While New Mexico’s landscape may make the state the Land of Enchantment, its rapidly growing rates of incarceration have been utterly disenchanting. What’s worse, New Mexico is at the top of the nation’s list for privatizing prisons; nearly one-half of the state’s prisons and jails are run by corporations.
Supposedly, states turn to private companies to cope better with chronic overcrowding and for low-cost management. However, a closer look suggests a different rationale. A recent report from the Montana-based Institute on Money in State Politics reveals that during the 2002 and 2004 election cycles, private prison companies, directors, executives and lobbyists gave $3.3 million to candidates and state political parties across 44 states.
According to Edwin Bender, executive director of the Institute on Money in State Politics, private prison companies strongly favor giving to states with the toughest sentencing laws—in essence, the ones that are more likely to come up with the bodies to fill prison beds. Those states, adds Bender, are also the ones most likely to have passed “three-strikes” laws. Those laws, first passed by Washington state voters in 1993 and then California voters in 1994, quickly swept the nation. They were largely based on “cookie-cutter legislation” pushed by the American Legislative Exchange Council (ALEC), some of whose members come from the ranks of private prison companies.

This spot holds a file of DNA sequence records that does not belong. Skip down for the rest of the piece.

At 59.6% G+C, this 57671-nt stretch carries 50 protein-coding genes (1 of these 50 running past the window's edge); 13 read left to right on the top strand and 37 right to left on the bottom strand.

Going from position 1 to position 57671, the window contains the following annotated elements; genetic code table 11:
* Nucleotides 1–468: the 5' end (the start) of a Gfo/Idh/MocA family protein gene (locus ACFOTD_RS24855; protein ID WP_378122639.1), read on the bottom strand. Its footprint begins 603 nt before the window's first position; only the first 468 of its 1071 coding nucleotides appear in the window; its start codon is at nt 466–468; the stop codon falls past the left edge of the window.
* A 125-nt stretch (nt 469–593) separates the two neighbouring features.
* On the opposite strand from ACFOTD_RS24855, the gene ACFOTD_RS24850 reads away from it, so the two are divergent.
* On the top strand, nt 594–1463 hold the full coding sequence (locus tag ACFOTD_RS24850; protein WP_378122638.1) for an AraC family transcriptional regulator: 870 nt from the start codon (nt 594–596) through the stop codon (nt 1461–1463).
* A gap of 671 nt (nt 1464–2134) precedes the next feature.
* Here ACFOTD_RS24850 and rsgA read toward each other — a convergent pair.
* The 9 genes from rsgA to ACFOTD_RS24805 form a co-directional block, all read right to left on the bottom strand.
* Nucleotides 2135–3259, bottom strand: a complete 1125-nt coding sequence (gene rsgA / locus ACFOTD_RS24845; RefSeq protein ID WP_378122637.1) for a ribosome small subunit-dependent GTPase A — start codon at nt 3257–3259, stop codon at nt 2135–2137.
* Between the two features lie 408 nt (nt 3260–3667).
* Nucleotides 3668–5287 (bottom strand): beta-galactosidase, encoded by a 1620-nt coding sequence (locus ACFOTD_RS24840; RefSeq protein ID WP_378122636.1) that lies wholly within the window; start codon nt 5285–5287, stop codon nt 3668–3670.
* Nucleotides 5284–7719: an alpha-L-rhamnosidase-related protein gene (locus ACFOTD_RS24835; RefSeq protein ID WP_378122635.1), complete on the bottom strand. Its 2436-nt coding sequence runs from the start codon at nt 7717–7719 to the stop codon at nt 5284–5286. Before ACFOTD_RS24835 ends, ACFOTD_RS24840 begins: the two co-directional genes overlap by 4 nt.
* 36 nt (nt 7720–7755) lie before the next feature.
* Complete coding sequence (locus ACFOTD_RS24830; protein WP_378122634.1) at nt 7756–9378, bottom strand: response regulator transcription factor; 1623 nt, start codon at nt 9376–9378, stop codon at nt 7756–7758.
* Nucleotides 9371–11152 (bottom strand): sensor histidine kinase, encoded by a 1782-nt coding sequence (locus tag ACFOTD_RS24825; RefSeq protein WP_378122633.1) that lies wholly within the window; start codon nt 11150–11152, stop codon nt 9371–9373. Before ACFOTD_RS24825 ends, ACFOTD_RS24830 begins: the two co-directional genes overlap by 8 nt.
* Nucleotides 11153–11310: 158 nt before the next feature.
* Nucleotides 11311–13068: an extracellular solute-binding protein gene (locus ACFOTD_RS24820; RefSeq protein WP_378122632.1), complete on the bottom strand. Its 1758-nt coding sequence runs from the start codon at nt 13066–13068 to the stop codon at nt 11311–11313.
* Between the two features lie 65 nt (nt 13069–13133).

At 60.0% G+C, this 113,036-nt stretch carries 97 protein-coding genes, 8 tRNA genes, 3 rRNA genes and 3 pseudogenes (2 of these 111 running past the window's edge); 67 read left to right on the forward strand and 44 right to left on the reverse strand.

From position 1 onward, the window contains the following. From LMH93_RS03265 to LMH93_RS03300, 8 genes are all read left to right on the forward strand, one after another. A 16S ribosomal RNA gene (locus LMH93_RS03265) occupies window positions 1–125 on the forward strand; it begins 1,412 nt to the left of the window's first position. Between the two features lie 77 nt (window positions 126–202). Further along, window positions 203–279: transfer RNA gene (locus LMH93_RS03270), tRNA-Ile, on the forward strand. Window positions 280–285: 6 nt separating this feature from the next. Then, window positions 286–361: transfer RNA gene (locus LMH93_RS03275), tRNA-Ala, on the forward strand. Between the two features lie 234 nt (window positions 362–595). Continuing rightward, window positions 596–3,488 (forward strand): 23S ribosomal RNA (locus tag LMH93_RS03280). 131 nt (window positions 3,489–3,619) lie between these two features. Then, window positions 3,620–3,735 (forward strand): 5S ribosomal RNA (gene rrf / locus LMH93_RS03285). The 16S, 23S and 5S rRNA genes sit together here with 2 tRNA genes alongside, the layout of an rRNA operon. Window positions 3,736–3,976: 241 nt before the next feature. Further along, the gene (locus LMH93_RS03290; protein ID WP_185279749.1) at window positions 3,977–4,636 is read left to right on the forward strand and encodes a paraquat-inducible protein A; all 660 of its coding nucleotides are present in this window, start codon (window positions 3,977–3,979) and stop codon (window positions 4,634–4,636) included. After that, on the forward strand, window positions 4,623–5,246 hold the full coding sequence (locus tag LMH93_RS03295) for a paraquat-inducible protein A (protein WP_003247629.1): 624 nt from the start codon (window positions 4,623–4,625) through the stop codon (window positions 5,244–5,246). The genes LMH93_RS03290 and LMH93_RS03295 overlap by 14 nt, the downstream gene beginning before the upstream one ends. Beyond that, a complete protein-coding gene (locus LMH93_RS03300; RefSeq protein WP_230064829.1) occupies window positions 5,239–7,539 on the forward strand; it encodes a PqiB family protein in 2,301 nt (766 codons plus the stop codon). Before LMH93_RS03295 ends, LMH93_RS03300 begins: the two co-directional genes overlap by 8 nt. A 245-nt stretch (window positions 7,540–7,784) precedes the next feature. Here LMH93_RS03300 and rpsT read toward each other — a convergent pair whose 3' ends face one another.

The series The Cape didn’t quite live up to the hype of it’s publicity campaign and was canceled( maybe David Kelly will call Keith David to come over and work on Harry’s law. It could use a little of his energy to liven things up and he’d be a good foil for Tommy Jefferson). Though it did bring up a timely issue. The consequences of privatizing all or parts of our justice system. When the police or prisons are privatized the goals of those institutions change. They are primarily concerned with profits rather than justice. Money can be like methamphetamine, get a taste and you’re addicted. Even what would be an otherwise well meaning organization can become corrupt. As in the case of the California prison guards union,
In California, the prison industry is the fastest growing industry around. In fact, if you want to talk about pure political muscle, there is no lobby quite as strong as the prison lobby. Consider what the prison guard’s union has helped to accomplish in the last 20 years. They have increased tenfold the number of inmates in prison, they have increased exponentially the number of prisons, they have backed numerous draconian laws to ensure that more and more people go to prison for longer and longer for doing less and less.
The prison union has done more than that, though. They have also leaned on politicians to ensure that only district attorneys are appointed as judges. In the administrations of Governors Duekmeijian and Wilson (16 years total from 1982-1998), and even Gray Davis, judges were overwhelming chosen from the District Attorney’s office. Thus, the judiciary is filled with law enforcement, with an agenda of putting away as many people as possible, no matter how much we have to subvert the laws to do it.